Descending from the skies against a backdrop of pink-white cherry blossoms, a box full of soy sauce, ink, salt and coloring pencils became the first drone delivery to a private residence in Japan on Monday.
The magical scene took place in the backyard of a house in Fujieda City, Shizuoka Prefecture, about 120 km southwest of Tokyo. A family of five had placed its order via the Rakuten Drone smartphone app while standing at the entrance of their home. Deposited by the drone, a pink Rakuten box weighing 1,410 grams was in their hands minutes later.
“This is really convenient because it takes us at least 20 minutes one to drive to the shopping area and usually an hour there and back,” said Hirotsugu Shimoda. “If these were an established service, I would definitely use it.”
“It was really cool,” said Shimoda’s youngest son, Rui. “I hope the drone comes again.”
The family’s elderly neighbor also used the app to order croquettes and a bento boxed lunch, which landed in the yard about 15 minutes after the first order.
“I can still drive to go shopping but I should probably give up my license in two or three years,” said 86-year-old Shigeru Katayama. “I have high expectations for drone deliveries in the future.”
Developed in collaboration with Autonomous Control Systems Laboratory Ltd. (ACSL), the six-rotor, autonomous Tenku drone has quieter rotors and better range compared to the initial version, in addition to a parachute. It took off from a hot spring resort about 1 km away and flew for about five minutes over the Seto River to ferry the goods to the district of Setoya, located in an agricultural, mountainous area. Fujieda City teamed up with Rakuten’s drone delivery business for the achievement.
“We’re thrilled that this first drone delivery to a private property is taking place in our city,” said Kazuyuki Kono, vice mayor of Fujieda. “Our city has been putting efforts into a variety of fields including AI, ICT, and IoT, and we are now focusing on drones. Not only are they convenient, but they can be used to deliver medicine and supplies in times of emergency. We are now training a ten-person Fujieda City drone squad to handle drones themselves.”
Making inroads in rural Japan
Drone delivery services are being developed in Japan as a means to tackle issues such as disaster relief, isolated communities, an aging population and a shrinking workforce. The latest delivery is part of Rakuten’s drone business that began in 2016, when a Tenku drone made history by bringing golfers on the links equipment, drinks and snacks at a golf course located east of Tokyo.
In October 2017, Rakuten Drone began drone deliveries of convenience store goods to a community center in Minamisoma City, Fukushima Prefecture. The service is aimed at making life easier for those who have to travel long distances to shop in the area, which was devastated in the March 2011 Great East Japan Earthquake and tsunami as well as the ensuing disaster at the Fukushima Dai-ichi nuclear power plant.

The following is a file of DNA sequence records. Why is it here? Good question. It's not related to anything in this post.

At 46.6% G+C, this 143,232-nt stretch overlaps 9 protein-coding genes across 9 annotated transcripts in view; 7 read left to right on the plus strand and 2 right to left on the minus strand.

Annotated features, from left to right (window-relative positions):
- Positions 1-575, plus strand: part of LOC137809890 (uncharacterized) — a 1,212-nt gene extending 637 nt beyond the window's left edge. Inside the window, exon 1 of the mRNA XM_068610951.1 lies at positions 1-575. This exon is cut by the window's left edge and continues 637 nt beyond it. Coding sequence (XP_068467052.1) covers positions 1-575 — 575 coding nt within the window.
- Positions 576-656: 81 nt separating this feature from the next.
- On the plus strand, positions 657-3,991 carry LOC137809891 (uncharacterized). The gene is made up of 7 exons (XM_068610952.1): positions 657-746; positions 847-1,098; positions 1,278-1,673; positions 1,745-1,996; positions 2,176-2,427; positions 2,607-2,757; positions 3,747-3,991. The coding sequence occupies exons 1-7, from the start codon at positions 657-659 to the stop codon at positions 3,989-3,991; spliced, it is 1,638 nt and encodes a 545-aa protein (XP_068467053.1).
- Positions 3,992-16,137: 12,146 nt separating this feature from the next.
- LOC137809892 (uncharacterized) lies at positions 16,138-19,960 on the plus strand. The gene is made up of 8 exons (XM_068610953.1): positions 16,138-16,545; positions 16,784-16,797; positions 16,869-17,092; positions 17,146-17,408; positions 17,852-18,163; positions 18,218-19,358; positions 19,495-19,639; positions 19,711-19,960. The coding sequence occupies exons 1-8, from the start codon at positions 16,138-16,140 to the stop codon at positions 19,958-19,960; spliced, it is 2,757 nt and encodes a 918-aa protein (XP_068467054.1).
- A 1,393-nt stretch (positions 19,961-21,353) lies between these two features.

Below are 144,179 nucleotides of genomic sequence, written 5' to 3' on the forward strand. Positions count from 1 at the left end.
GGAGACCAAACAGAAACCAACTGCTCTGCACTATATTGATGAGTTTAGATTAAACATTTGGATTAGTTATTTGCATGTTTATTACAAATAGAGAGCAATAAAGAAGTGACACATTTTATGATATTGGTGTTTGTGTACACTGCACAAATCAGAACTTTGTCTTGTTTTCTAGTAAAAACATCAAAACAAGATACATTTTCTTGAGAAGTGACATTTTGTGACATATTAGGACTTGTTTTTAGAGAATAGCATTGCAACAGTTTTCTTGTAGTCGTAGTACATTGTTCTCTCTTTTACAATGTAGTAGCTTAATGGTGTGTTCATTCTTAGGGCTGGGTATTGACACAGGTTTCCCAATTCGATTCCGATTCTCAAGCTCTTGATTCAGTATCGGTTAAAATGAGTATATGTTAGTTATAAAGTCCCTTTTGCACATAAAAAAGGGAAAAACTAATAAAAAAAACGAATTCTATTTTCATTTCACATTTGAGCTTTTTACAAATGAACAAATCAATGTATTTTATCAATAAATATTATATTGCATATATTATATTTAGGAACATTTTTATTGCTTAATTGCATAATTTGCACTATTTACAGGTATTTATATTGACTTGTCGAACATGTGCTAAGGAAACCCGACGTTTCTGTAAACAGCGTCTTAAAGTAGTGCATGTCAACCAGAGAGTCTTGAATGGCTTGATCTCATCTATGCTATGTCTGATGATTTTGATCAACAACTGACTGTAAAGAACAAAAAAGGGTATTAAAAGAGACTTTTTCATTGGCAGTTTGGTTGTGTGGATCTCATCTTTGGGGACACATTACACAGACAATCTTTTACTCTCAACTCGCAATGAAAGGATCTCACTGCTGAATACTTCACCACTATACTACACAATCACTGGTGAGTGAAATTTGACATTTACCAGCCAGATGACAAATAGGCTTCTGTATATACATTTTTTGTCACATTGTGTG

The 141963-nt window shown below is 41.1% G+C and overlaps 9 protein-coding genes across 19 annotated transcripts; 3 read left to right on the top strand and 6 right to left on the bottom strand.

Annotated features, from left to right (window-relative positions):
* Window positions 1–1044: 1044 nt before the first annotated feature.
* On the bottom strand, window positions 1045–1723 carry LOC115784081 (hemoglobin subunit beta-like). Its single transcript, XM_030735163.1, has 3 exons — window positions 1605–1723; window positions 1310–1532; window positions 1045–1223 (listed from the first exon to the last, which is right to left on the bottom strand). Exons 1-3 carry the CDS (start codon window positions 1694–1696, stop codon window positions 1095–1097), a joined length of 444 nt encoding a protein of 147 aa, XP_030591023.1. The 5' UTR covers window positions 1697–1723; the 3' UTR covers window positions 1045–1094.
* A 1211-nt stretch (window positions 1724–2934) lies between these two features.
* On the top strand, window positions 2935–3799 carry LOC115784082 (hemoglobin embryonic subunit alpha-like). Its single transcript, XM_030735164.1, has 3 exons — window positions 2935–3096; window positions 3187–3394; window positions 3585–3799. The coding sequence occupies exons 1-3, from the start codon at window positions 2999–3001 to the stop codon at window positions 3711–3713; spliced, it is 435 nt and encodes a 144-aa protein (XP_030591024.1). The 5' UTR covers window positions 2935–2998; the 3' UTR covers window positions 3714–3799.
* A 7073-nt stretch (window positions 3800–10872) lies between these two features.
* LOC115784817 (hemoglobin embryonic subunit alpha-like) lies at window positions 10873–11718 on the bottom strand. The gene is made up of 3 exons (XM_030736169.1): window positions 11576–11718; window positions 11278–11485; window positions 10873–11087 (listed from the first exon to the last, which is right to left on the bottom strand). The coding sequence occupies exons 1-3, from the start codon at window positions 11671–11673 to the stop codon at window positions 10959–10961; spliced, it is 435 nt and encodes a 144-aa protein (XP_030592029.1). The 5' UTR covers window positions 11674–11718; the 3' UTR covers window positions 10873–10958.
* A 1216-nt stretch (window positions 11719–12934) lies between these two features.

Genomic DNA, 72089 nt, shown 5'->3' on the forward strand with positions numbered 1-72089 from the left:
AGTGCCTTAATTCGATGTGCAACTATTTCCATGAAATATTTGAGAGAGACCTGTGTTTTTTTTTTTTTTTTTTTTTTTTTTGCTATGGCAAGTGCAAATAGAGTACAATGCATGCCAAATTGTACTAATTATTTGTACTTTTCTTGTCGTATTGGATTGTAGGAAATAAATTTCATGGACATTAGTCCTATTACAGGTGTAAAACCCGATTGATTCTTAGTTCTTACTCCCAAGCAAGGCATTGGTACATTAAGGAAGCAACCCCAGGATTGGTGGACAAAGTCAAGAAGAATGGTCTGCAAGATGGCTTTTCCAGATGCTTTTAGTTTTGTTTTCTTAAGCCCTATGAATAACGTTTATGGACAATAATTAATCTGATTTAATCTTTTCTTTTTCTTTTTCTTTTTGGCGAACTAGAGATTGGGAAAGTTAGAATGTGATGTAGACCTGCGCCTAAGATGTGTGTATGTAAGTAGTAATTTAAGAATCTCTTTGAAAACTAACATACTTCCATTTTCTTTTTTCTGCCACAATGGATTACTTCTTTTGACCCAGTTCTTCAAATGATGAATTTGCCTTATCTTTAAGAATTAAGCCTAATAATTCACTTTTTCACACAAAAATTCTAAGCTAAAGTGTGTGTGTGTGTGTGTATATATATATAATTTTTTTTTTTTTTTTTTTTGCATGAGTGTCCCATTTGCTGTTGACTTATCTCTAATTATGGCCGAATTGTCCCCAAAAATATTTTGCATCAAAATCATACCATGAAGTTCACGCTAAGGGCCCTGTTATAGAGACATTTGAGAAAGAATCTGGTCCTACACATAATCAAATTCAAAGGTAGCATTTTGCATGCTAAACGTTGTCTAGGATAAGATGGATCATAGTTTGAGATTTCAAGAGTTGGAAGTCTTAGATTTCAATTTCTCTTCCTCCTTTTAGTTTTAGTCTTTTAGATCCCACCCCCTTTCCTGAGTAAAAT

“There are regulations regarding drone use in cities, so we would like to move forward with deliveries in higher altitude areas such as this as well as isolated islands,” said Hideaki Mukai, general manager of Rakuten’s drone business. “Our mission is to empower people who are having difficulty shopping, and to make their lives more convenient.”
Urban drone delivery services by 2020?
The Rakuten Drone business is based on the three pillars of innovation for convenience, such as the golf course delivery service, supporting those who have difficulty going shopping, and infrastructure for disaster preparation.
As the shopping service becomes established, users could either rent or buy their own landing pads, according to Mukai, who is also CEO of drone traffic management startup Rakuten Airmap. Another possibility is that drones could forgo landing pads if they are equipped with an ultra-precise, 1-meter resolution positioning system known as the Quasi-Zenith Satellite System (QZSS), which Japan is due to roll out this year.
In order to accelerate commercial adoption of drones, the Japanese government will loosen regulations drawn up in 2015 and allow drone deliveries in remote areas this summer. While flying over people’s heads will be prohibited, operators will be allowed to fly the machines beyond their line of sight in mountainous areas and remote islands. The government move comes as it prepares to allow urban drone flights as early as 2020, when Tokyo will host the Olympic and Paralympic Games.